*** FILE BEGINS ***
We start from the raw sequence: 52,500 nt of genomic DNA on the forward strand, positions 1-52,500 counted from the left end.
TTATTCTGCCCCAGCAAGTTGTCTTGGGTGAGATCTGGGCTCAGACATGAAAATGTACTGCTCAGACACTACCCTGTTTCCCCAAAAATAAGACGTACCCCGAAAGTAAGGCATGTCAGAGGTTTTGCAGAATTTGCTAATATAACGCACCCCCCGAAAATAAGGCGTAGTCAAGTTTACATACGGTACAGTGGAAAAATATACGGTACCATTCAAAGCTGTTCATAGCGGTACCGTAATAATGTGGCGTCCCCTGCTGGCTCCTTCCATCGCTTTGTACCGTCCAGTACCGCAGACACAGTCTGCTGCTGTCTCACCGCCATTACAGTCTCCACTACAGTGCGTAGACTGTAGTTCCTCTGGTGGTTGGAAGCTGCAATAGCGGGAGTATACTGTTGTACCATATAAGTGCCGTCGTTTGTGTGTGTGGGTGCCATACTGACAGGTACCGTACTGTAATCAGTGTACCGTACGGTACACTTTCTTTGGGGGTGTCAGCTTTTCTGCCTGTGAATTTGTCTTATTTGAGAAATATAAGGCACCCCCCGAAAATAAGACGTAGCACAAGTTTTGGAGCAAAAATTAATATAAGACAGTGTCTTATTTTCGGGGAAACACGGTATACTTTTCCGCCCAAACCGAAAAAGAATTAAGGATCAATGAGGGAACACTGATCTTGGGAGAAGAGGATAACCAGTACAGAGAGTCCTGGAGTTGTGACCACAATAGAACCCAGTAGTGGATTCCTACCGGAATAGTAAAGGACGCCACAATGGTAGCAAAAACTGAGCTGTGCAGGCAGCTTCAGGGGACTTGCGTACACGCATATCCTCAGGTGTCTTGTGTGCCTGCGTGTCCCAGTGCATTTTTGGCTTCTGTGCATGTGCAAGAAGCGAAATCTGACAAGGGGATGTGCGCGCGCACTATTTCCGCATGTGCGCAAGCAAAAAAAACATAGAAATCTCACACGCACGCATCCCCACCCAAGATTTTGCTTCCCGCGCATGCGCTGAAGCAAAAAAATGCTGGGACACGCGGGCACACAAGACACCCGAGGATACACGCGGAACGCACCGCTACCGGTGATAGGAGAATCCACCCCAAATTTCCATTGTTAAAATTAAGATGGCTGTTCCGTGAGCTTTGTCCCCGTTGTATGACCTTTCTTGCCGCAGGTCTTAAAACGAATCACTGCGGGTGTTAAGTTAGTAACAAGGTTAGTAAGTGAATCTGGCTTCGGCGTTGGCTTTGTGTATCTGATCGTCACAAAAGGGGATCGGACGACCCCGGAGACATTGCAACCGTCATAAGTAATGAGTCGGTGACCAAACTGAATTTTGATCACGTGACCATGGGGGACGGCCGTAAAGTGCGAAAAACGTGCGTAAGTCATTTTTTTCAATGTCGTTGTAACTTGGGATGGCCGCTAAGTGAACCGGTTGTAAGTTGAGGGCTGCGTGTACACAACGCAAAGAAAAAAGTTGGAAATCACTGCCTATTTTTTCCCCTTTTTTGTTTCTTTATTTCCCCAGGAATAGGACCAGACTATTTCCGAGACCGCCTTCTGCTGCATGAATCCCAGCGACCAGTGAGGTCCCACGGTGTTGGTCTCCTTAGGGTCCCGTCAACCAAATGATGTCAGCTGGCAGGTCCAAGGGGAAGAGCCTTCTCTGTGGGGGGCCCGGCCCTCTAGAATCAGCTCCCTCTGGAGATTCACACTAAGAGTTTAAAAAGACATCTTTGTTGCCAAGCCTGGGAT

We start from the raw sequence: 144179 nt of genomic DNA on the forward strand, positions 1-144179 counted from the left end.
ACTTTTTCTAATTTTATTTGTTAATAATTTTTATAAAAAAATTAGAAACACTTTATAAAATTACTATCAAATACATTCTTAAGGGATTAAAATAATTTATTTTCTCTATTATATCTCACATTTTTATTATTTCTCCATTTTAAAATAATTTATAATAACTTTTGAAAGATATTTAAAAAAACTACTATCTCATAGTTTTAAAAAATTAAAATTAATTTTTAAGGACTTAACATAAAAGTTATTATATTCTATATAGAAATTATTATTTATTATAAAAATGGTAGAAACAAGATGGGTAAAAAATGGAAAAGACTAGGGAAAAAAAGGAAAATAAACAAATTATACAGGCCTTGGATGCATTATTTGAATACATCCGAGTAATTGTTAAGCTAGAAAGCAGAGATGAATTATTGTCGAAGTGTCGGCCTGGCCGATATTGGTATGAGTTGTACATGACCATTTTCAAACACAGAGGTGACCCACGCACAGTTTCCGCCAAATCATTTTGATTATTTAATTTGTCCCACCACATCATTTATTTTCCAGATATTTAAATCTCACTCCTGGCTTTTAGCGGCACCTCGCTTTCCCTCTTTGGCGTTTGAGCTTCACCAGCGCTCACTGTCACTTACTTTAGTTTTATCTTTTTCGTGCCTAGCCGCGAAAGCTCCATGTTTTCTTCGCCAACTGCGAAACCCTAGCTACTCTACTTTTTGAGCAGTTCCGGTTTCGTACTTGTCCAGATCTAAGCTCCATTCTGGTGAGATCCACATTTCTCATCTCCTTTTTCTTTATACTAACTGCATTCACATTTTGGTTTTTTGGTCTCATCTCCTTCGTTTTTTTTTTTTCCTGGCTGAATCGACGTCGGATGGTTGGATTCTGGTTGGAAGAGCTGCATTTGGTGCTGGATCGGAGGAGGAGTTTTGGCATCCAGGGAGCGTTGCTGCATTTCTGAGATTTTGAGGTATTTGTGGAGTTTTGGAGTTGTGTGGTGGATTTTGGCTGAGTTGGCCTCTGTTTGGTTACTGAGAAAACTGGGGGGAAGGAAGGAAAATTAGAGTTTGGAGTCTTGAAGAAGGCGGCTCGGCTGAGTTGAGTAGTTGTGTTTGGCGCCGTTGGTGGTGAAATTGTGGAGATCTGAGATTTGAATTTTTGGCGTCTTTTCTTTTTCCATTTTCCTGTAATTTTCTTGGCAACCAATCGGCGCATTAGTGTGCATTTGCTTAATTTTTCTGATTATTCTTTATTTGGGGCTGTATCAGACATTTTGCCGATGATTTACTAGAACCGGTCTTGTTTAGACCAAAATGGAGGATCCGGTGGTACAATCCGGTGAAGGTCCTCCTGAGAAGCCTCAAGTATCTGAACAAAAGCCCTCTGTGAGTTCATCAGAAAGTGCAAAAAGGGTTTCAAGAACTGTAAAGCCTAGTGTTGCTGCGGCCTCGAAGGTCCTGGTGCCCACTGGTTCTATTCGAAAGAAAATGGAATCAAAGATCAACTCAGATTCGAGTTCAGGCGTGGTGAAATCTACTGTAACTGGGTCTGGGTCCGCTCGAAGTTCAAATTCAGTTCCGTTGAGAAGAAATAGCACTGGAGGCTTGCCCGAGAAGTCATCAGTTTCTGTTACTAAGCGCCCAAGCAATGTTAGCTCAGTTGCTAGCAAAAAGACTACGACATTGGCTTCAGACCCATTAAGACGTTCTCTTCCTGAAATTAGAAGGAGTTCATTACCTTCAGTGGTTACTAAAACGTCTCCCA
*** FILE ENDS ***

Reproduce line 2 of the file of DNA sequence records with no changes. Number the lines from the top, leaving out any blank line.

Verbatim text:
TTATTCTGCCCCAGCAAGTTGTCTTGGGTGAGATCTGGGCTCAGACATGAAAATGTACTGCTCAGACACTACCCTGTTTCCCCAAAAATAAGACGTACCCCGAAAGTAAGGCATGTCAGAGGTTTTGCAGAATTTGCTAATATAACGCACCCCCCGAAAATAAGGCGTAGTCAAGTTTACATACGGTACAGTGGAAAAATATACGGTACCATTCAAAGCTGTTCATAGCGGTACCGTAATAATGTGGCGTCCCCTGCTGGCTCCTTCCATCGCTTTGTACCGTCCAGTACCGCAGACACAGTCTGCTGCTGTCTCACCGCCATTACAGTCTCCACTACAGTGCGTAGACTGTAGTTCCTCTGGTGGTTGGAAGCTGCAATAGCGGGAGTATACTGTTGTACCATATAAGTGCCGTCGTTTGTGTGTGTGGGTGCCATACTGACAGGTACCGTACTGTAATCAGTGTACCGTACGGTACACTTTCTTTGGGGGTGTCAGCTTTTCTGCCTGTGAATTTGTCTTATTTGAGAAATATAAGGCACCCCCCGAAAATAAGACGTAGCACAAGTTTTGGAGCAAAAATTAATATAAGACAGTGTCTTATTTTCGGGGAAACACGGTATACTTTTCCGCCCAAACCGAAAAAGAATTAAGGATCAATGAGGGAACACTGATCTTGGGAGAAGAGGATAACCAGTACAGAGAGTCCTGGAGTTGTGACCACAATAGAACCCAGTAGTGGATTCCTACCGGAATAGTAAAGGACGCCACAATGGTAGCAAAAACTGAGCTGTGCAGGCAGCTTCAGGGGACTTGCGTACACGCATATCCTCAGGTGTCTTGTGTGCCTGCGTGTCCCAGTGCATTTTTGGCTTCTGTGCATGTGCAAGAAGCGAAATCTGACAAGGGGATGTGCGCGCGCACTATTTCCGCATGTGCGCAAGCAAAAAAAACATAGAAATCTCACACGCACGCATCCCCACCCAAGATTTTGCTTCCCGCGCATGCGCTGAAGCAAAAAAATGCTGGGACACGCGGGCACACAAGACACCCGAGGATACACGCGGAACGCACCGCTACCGGTGATAGGAGAATCCACCCCAAATTTCCATTGTTAAAATTAAGATGGCTGTTCCGTGAGCTTTGTCCCCGTTGTATGACCTTTCTTGCCGCAGGTCTTAAAACGAATCACTGCGGGTGTTAAGTTAGTAACAAGGTTAGTAAGTGAATCTGGCTTCGGCGTTGGCTTTGTGTATCTGATCGTCACAAAAGGGGATCGGACGACCCCGGAGACATTGCAACCGTCATAAGTAATGAGTCGGTGACCAAACTGAATTTTGATCACGTGACCATGGGGGACGGCCGTAAAGTGCGAAAAACGTGCGTAAGTCATTTTTTTCAATGTCGTTGTAACTTGGGATGGCCGCTAAGTGAACCGGTTGTAAGTTGAGGGCTGCGTGTACACAACGCAAAGAAAAAAGTTGGAAATCACTGCCTATTTTTTCCCCTTTTTTGTTTCTTTATTTCCCCAGGAATAGGACCAGACTATTTCCGAGACCGCCTTCTGCTGCATGAATCCCAGCGACCAGTGAGGTCCCACGGTGTTGGTCTCCTTAGGGTCCCGTCAACCAAATGATGTCAGCTGGCAGGTCCAAGGGGAAGAGCCTTCTCTGTGGGGGGCCCGGCCCTCTAGAATCAGCTCCCTCTGGAGATTCACACTAAGAGTTTAAAAAGACATCTTTGTTGCCAAGCCTGGGAT